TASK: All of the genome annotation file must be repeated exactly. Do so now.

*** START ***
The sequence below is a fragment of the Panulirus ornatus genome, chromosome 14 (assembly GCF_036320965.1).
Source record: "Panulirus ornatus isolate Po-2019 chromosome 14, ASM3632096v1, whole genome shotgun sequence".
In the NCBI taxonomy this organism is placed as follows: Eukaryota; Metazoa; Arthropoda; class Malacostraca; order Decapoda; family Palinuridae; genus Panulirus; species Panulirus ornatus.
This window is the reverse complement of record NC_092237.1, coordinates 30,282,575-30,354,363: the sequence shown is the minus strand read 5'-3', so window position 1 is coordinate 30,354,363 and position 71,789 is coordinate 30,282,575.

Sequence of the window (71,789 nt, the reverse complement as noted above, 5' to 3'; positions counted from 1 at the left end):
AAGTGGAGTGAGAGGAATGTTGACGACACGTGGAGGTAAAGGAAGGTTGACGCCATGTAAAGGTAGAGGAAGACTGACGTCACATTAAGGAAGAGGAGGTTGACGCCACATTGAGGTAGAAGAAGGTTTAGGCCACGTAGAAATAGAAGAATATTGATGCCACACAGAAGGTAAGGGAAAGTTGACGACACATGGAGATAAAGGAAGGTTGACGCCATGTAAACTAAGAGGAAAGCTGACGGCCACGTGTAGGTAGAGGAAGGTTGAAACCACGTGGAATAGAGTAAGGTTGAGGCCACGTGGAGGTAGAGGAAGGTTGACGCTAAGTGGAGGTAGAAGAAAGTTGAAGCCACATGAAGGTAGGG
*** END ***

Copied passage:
The sequence below is a fragment of the Panulirus ornatus genome, chromosome 14 (assembly GCF_036320965.1).
Source record: "Panulirus ornatus isolate Po-2019 chromosome 14, ASM3632096v1, whole genome shotgun sequence".
In the NCBI taxonomy this organism is placed as follows: Eukaryota; Metazoa; Arthropoda; class Malacostraca; order Decapoda; family Palinuridae; genus Panulirus; species Panulirus ornatus.
This window is the reverse complement of record NC_092237.1, coordinates 30,282,575-30,354,363: the sequence shown is the minus strand read 5'-3', so window position 1 is coordinate 30,354,363 and position 71,789 is coordinate 30,282,575.

Sequence of the window (71,789 nt, the reverse complement as noted above, 5' to 3'; positions counted from 1 at the left end):
AAGTGGAGTGAGAGGAATGTTGACGACACGTGGAGGTAAAGGAAGGTTGACGCCATGTAAAGGTAGAGGAAGACTGACGTCACATTAAGGAAGAGGAGGTTGACGCCACATTGAGGTAGAAGAAGGTTTAGGCCACGTAGAAATAGAAGAATATTGATGCCACACAGAAGGTAAGGGAAAGTTGACGACACATGGAGATAAAGGAAGGTTGACGCCATGTAAACTAAGAGGAAAGCTGACGGCCACGTGTAGGTAGAGGAAGGTTGAAACCACGTGGAATAGAGTAAGGTTGAGGCCACGTGGAGGTAGAGGAAGGTTGACGCTAAGTGGAGGTAGAAGAAAGTTGAAGCCACATGAAGGTAGGG